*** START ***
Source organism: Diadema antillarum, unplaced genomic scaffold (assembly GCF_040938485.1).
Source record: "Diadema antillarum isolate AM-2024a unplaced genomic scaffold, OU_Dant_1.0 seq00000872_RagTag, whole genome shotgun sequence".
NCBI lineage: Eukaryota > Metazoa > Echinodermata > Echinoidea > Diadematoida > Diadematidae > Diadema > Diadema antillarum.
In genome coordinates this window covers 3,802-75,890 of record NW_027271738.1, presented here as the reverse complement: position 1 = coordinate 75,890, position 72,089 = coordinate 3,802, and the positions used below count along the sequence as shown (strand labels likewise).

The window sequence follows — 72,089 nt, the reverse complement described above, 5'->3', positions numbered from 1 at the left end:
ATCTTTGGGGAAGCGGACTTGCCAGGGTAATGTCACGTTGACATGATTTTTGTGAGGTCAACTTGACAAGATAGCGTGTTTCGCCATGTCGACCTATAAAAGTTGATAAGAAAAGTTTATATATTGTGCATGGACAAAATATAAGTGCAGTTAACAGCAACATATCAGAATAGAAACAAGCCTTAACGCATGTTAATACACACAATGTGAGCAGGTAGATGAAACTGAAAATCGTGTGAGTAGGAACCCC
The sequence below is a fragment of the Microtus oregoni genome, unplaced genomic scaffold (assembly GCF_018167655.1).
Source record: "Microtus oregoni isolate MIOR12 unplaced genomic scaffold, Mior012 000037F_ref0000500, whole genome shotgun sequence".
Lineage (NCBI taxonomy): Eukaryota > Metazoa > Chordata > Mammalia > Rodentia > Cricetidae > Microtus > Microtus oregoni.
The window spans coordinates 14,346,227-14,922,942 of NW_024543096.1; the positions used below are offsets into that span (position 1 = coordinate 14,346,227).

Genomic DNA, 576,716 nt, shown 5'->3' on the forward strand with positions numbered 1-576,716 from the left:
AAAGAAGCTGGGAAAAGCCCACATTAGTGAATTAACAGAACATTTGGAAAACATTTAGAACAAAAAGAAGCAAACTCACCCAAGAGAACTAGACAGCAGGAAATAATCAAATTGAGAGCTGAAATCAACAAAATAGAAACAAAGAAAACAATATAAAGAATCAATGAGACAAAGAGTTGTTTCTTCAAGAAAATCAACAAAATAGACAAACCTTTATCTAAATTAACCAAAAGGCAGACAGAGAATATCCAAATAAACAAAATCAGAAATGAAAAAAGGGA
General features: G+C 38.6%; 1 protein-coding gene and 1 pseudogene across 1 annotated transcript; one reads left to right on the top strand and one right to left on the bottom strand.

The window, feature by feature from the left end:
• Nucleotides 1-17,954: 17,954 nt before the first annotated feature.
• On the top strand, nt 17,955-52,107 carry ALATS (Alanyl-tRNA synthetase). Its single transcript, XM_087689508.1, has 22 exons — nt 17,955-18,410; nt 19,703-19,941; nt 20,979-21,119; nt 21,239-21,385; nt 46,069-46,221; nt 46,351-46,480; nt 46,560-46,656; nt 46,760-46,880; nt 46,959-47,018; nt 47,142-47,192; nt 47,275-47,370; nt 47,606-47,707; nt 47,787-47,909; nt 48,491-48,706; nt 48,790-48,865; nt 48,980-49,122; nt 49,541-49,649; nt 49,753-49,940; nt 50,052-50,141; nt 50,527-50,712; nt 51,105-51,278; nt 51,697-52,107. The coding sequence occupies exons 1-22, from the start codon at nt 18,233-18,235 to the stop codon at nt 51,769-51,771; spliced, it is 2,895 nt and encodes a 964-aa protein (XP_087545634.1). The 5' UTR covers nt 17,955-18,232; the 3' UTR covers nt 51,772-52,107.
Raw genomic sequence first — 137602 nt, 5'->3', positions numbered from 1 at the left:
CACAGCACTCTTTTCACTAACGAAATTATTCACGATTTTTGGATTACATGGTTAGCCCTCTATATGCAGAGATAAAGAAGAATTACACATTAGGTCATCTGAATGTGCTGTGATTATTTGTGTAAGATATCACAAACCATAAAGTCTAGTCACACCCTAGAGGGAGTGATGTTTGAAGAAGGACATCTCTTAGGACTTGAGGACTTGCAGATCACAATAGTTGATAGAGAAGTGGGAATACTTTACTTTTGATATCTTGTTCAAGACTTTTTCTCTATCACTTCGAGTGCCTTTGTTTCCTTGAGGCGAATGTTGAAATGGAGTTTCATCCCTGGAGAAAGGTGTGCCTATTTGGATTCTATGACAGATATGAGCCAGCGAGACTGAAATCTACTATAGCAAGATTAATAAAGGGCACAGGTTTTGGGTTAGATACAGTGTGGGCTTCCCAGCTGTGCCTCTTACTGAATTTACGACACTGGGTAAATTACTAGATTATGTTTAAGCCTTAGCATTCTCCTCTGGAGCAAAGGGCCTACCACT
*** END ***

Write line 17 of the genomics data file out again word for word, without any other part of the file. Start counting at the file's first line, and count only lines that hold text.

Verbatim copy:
Raw genomic sequence first — 137602 nt, 5'->3', positions numbered from 1 at the left: